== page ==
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“Black/African-American and other communities of color are overrepresented in the statistics for infection, hospitalization, and death from COVID-19,” the UUP committee statement read. “We know this because we are part of these communities. And the fact that faculty of color are being asked to justify the decision to keep our communities safe by teaching online is vexing.”

A UUP survey found that, among 320 participants, 46% reported equity concerns about reopening.

A university evaluation found that faculty and staff expressed a “palpable” fear of returning to campus, and concern for those at high risk. Many professors said they would be open to continuing remote instruction in the fall, and some suggested implementing hybrid courses. Others “strongly” expressed that they felt “online instruction is an inferior substitute for face-to-face interaction,” according to the report.

Many faculty and staff, however, pointed out that returning to campus would present a number of obstacles for many people. Some were concerned about childcare, while others pointed out that both students and employees rely on public transportation to get to campus.

The Accessible Campus Action Alliance guidelines argues that existing American Disability Act (ADA) protections for COVID-19 are not inclusive. For instance, ADA protects faculty members 65 and over, who are considered to be at a higher risk for COVID-19, but does not consider that a professor who is 64 is likely at similar risk.

The guidelines further argue that procedures requiring students, faculty and staff to submit medical records to justify accommodations in the fall could put them at risk for medical stigma, or perpetuate stigmas that already exist in the medical field. Many people, especially those in marginalized communities, don’t have access to extensive healthcare.

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One respondent in the university evaluation said they were concerned that the university would not go online in the fall, and expressed concern about potential stigma and repercussions for individuals who request accommodation.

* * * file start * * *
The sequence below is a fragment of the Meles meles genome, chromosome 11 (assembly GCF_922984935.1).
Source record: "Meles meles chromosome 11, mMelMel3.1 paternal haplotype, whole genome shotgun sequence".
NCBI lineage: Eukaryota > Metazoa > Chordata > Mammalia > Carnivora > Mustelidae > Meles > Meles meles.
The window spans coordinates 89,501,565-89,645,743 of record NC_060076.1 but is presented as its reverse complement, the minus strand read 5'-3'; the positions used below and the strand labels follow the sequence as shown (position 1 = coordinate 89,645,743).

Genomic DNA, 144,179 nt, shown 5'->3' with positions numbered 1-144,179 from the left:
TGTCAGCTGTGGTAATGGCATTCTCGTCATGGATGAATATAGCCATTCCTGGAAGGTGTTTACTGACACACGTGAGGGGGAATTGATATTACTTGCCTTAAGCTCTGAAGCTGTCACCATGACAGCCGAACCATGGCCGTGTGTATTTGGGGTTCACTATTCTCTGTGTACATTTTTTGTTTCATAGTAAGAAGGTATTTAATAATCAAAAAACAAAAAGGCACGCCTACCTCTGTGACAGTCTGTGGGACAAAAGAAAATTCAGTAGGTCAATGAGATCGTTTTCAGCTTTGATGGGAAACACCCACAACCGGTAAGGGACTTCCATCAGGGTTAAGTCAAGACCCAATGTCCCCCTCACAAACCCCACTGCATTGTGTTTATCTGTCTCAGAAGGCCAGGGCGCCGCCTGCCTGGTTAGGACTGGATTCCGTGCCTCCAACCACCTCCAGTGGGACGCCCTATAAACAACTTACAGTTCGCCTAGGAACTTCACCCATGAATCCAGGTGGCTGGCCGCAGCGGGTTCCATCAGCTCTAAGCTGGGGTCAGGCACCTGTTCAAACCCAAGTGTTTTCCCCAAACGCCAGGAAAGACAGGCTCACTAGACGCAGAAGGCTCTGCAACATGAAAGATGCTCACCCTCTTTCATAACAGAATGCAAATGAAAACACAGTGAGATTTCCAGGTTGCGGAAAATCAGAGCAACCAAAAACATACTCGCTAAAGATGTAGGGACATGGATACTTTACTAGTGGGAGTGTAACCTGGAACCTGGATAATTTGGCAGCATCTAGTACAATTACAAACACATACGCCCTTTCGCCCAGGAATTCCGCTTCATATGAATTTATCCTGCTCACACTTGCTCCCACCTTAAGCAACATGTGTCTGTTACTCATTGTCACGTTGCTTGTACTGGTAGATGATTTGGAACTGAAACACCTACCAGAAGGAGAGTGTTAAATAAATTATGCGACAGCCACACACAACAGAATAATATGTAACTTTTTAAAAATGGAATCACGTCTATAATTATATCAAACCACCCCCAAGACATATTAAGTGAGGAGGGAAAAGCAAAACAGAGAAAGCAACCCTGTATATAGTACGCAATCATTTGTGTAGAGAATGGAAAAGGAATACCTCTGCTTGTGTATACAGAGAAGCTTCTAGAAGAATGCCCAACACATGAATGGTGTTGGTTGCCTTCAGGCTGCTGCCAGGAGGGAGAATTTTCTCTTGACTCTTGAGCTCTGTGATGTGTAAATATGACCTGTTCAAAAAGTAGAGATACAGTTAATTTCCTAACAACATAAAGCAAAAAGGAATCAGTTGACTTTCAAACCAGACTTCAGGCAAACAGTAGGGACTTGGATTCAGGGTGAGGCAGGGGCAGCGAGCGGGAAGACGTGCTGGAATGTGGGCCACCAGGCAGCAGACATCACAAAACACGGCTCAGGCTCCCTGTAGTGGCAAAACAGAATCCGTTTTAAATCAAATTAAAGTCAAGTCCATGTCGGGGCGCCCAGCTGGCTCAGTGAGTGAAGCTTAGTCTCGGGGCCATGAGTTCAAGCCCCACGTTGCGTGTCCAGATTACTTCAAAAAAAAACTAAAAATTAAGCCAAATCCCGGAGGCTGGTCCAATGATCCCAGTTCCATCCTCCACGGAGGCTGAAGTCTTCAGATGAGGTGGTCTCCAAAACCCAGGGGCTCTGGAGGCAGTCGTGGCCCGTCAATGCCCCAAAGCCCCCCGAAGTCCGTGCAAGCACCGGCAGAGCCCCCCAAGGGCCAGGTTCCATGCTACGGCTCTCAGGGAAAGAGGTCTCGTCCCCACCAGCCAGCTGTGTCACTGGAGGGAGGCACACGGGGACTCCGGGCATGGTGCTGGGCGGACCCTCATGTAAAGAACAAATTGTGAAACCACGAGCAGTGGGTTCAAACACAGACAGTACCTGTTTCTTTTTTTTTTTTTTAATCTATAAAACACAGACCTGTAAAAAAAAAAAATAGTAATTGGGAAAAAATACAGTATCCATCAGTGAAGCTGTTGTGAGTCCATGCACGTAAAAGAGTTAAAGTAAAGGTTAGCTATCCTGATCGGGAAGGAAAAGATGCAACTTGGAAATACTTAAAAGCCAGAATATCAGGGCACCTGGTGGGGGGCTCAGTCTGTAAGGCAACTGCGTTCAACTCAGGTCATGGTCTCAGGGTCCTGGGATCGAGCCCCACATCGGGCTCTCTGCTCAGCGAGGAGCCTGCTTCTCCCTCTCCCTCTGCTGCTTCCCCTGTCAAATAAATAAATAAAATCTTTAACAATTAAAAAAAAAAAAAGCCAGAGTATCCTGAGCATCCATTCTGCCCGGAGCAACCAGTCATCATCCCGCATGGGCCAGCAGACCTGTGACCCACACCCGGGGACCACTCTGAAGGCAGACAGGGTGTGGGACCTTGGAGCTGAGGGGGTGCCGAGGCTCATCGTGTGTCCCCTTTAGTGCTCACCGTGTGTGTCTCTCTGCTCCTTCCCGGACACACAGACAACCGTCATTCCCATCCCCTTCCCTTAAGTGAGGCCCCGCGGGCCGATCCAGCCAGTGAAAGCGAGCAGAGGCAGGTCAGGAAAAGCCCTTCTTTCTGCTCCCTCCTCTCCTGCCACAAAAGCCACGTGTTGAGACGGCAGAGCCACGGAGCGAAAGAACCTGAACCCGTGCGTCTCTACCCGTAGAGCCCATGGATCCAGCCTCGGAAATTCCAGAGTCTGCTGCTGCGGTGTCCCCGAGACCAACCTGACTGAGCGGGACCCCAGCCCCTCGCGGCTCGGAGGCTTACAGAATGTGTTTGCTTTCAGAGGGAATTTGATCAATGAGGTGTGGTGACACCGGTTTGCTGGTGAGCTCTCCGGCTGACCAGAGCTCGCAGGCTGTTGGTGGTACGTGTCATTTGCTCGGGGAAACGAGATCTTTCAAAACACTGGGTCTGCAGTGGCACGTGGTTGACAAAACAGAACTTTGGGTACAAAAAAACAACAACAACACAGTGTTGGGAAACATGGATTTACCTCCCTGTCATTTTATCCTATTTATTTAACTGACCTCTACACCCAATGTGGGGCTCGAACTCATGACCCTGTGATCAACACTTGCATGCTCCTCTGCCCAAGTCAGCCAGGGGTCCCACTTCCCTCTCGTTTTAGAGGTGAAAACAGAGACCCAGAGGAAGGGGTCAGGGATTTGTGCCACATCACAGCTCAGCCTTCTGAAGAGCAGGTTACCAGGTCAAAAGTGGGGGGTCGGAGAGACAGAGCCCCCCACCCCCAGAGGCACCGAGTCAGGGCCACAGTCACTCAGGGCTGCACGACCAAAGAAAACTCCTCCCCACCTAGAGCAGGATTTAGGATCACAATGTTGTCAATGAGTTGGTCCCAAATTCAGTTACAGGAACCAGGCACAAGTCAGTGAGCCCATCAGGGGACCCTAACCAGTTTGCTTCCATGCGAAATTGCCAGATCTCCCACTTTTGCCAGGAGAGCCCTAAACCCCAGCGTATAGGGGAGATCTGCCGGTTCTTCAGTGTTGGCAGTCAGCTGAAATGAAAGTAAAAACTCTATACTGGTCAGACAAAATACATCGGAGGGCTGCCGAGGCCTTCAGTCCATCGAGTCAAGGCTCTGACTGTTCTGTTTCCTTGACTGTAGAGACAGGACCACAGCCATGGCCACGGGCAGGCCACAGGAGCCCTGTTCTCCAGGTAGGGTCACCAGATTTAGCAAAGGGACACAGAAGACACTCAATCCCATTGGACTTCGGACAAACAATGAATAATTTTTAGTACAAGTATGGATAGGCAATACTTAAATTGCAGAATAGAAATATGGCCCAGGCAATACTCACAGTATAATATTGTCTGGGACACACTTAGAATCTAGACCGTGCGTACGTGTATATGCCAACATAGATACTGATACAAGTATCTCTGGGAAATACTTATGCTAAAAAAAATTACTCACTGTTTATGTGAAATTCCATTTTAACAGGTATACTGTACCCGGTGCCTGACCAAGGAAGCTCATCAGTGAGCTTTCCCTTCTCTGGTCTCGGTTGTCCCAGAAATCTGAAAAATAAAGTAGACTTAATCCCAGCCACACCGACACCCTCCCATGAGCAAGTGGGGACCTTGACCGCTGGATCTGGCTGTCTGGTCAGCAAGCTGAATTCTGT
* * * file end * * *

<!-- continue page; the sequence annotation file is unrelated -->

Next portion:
“As an immuno-compromised junior faculty member, I worry about the repercussions of some faculty requesting to teach online only, and that being seen as an attempt to dodge teaching on campus,” the respondent said. “Without a blanket policy, we risk forcing those with disabilities and immunity issues to communicate personal information to our respective departments that could potentially put us at a disadvantage when it comes to review.”

Existing procedures also don’t account for campus community members who live with a family member who is at risk, according to Accessible Campus Action Alliance guidelines.

Instead, professors recommend that universities allow all classes to go remote in the fall and limit campus activities. They also argue that universities should not require documentation to allow remote accessibility to students, faculty and staff, and that schools should maintain and extend existing accessibility services and mental health resources.

The UUP committee pointed out in its statement that the U.S. Department of Education is allowing distance learning through the end of 2020. The Centers for Disease Control and Prevention has dictated that schools may not reopen unless they’re prepared to meet local and state guidelines, able to screen students and employees for COVID-19 symptoms and ready to protect students and employees at higher risk for the illness.

Crystal Fleming, a sociology professor at Stony Brook University and a member of the UUP Equity, Diversity and Inclusion Committee, said that she completely endorses the union’s stance.

“Given the fact that New York has been the epicenter of COVID-19, I am hopeful that the administration will respond to our significant concerns by enacting a reopening policy that values the lives and wellbeing of our students, faculty, staff and empowers community members to teach and learn remotely in the midst of an ongoing pandemic without being forced to provide private health information,” she wrote in an email.

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The university did not respond to a request for comment before this article was published.